Milk in Japan

I am not too picky when it comes to milk. Because of all the traveling and moving I have done in my life, I have gotten to try milk in all sorts of forms. I liked the whole pasteurized stuff we drank when I was young, the UHT milk that came in a cardboard carton in Cambodia, the unpasteurized milk I ladled from a tank into a pail when I stayed in North Dakota, the powdered and canned milk I drank the summer I was building trails in the woods, goat's milk when I have had it, and even fermented mare's milk. Yes, I love milk, so I was curious what I would find when I came to Japan.

The day after we arrived, I wandered into the dairy section of the grocery store and bought 2 cartons of what looked like milk. It had a cute smiling sun and a happy cow on it so I grabbed 2 and brought them home. It wasn't until later that evening when we had made a brimming jug of iced coffee with this "milk" that I started second guessing my purchase. The iced coffee was awful and when it tasted the liquid in the carton by itself, I realized it was drinkable yogurt. Oh well, we like that too, just not in iced coffee.

When I did finally find where they kept the actual milk, I surprised to find that the different varieties don't really stick to an even milk fat percentage. There is 0.4%, 0.7%, 1.7%, 2.5%, whole, and probably a lot more variation in between. In Canada, you are faced with four options: 0, 1, 2, and 3.25% milk. I now feel like I have to try every single milk brand and find the exact percentage that suits my taste. Maybe 1.2% will be slightly better than 1.3%, who knows? They also only sell milk in 1 litre containers, which is nice since our fridge is minuscule, but means that we buy milk four times a week. It does taste very different from the milk available in the U.S. and Canada. There is this hint of UHT milk in every sip. It tastes as if you mixed about 1/5 of a cup of UHT milk into "normal" milk, and must have something to do with the temperature at which they pasteurize milk in Japan. Dustin actually prefers it to our milk back home and Theo hasn't said anything about the flavour. I wonder how long it will take before this milk tastes completely normal to me?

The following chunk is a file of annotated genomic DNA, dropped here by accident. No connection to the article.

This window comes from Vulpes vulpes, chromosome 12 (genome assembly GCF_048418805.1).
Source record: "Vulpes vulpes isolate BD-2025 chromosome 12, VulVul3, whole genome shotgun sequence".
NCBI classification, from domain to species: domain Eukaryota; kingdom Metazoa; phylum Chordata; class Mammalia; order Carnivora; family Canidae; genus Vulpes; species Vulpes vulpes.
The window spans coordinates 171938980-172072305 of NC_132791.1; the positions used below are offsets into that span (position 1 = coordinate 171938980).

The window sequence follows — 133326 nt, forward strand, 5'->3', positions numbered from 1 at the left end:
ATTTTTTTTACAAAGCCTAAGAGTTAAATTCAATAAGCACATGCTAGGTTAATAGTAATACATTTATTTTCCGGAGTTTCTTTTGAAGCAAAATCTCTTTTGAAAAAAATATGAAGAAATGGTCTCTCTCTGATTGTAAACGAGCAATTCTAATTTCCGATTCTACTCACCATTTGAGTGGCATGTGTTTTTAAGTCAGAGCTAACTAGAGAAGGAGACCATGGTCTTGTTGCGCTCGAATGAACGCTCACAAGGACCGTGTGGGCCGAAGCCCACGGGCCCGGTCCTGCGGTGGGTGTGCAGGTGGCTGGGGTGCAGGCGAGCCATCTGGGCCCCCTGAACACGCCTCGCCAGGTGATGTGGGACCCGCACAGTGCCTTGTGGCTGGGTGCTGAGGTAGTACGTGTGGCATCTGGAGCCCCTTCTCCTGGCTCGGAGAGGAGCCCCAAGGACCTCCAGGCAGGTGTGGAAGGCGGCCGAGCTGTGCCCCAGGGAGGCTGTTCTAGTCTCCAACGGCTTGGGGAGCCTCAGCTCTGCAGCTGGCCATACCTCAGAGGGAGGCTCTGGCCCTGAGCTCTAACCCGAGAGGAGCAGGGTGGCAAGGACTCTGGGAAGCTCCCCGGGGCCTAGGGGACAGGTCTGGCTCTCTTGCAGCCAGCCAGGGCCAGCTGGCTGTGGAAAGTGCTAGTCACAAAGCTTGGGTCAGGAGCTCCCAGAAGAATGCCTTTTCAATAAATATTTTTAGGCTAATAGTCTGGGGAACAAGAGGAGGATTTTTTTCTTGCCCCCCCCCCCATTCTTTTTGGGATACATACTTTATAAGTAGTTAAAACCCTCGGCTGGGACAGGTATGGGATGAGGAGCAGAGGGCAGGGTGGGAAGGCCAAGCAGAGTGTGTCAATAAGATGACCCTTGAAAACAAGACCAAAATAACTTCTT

Just in case you are wondering, the price of milk here is only slightly above what we pay back in Canada. If I were to buy four 1 litre containers, it would come out to about $5.10 Canadian. You also don't pay tax on milk here. I was also happy to discover that Japan, like Canada, Australia, and the EU, has banned the use of growth hormones (rBGH) in their milk, so we can all keep on drinking with much less worry.


Kate Minor said...

We totally fell for the drinkable yogurt thing too! Eww! I like milk a lot too, but I can only drink the little carton I have for lunch everyday at school. It's just too thick for me.

Laura said...

At least our son really liked the drink yogurt. I am finding myself drinking a lot less milk here too, partially from the taste, and partially because it comes in a smaller container. I guess psychologically I feel less prone to drink half of a carton in one go; it just feels like you are being more of a glutton :)

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